Slight drop in full-time GP workforce over past year but partner numbers in freefall

The overall number of full-time equivalent (FTE) GPs fell by 27 during 2018 and the number of GP partners remains in freefall, with the NHS losing almost 1,000 over the same period, latest official data show.

(Photo: iStock.com/sturti)
(Photo: iStock.com/sturti)

Figures published by NHS Digital show that the number of FTE GPs fell by  0.1% over the last year - from 34,537 in December 2017 to 34,510 in December 2018.

However, the number of fully-qualified FTE GPs, excluding registrars, showed a more dramatic drop of almost 600 doctors (2%) from 29,190 in 2017 to 28,596 at the end of 2018. The overall FTE figures have been bolstered by a 10.6% increase in the number of FTE registrars during the period, which rose from 5,347 in December 2017 to 5,913 in December 2018.

Meanwhile, numbers of FTE partners contined to fall rapidly over the period. The numbers of partners fell by 5% from 20,036 in 2017 to 19,056 in December 2018, a drop of 980. The NHS lost 206 FTE partners in the final three months of the year. In headcount terms, the number of partners fell by 1,003 during 2018, dropping 4.4% from 22,623 to 21,620.

Total headcount

The total GP headcount increased by 459, or 1%, in the 12 months to December 2018, from 43,937 to 44,396. This could suggest that increasing numbers of GPs are opting to work part-time. A GPonline poll earlier this week found that 40% of GPs had cut the number of sessions they worked over the past year to improve their work/life balance.

Dr Krishna Kasaraneni, GPC executive team lead for workforce, said: 'Despite pledges from the government to increase numbers of GPs, these figures confirm that the complete opposite is happening on the ground. Workforce shortages continue to blight general practice and exacerbate other workplace pressures, including unmanageable workloads for the remaining staff.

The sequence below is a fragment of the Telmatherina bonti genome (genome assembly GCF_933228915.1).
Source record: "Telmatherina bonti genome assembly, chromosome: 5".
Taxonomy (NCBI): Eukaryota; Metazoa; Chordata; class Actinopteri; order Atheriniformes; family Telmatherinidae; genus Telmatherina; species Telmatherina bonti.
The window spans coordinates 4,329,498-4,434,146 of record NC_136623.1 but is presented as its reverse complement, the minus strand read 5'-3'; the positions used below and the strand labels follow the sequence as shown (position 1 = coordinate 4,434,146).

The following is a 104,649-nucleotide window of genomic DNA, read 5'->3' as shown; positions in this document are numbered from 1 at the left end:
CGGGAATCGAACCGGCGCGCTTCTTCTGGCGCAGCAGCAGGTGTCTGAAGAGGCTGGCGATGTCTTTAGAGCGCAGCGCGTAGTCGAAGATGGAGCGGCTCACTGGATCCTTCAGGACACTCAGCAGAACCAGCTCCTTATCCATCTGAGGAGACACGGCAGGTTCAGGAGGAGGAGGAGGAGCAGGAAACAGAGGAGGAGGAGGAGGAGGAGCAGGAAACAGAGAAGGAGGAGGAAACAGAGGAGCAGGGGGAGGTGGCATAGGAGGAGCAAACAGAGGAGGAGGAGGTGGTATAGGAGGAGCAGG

'It is important, however, to note the great progress made in the recent five-year contract deal, which will improve the way practices can work together, with a wider range of health professionals to manage demand and improve working conditions for GPs. It is by making general practice a more attractive prospect, and fostering a more positive working environment, that we can begin to recruit and retain more talented doctors to the profession.'

GP partners

GP partnership review chair Dr Nigel Watson told GPonline that he wasn't worried by the latest figures. He said: 'I would hope that with the number of trainees coming in, with the investment that hopefully will come through and with the [partnership's] recommendations if they’re implemented, in three to six months' time we’ll see that bottoming out and then start going up.'

Addressing the sharp drop in GP partners, he added: 'That’s why the partnership review was commissioned. We knew that the numbers were falling… We've published the review, the long-term plan and the contract, so what we’ve got to do now is deliver those [reccommendations] and make the real difference at the frontline which means that hopefully we’ll start seeing those numbers reverse.'

The government is committed to increasing the GP workforce by 5,000, however health secretary Matt Hancock has previously admitted that this is proving difficult. The DHSC dropped the time limit attached to the target towards the end of last year.

Under the orignal target set by Mr Hancock's predecessor Jeremy Hunt, the government pledged to increase the FTE GP workforce by 5,000 by 2020/21, using the 34,592 FTE GPs in September 2015 as a baseline.

However this latest set of statistcs published by NHS Digital uses a new method for calculating workforce figures and, as such, the new data is not comparable with any figures from before December 2017. NHS Digital plans to produce revised historial figures from September 2015 through to the present using the new methodology by the end of April.

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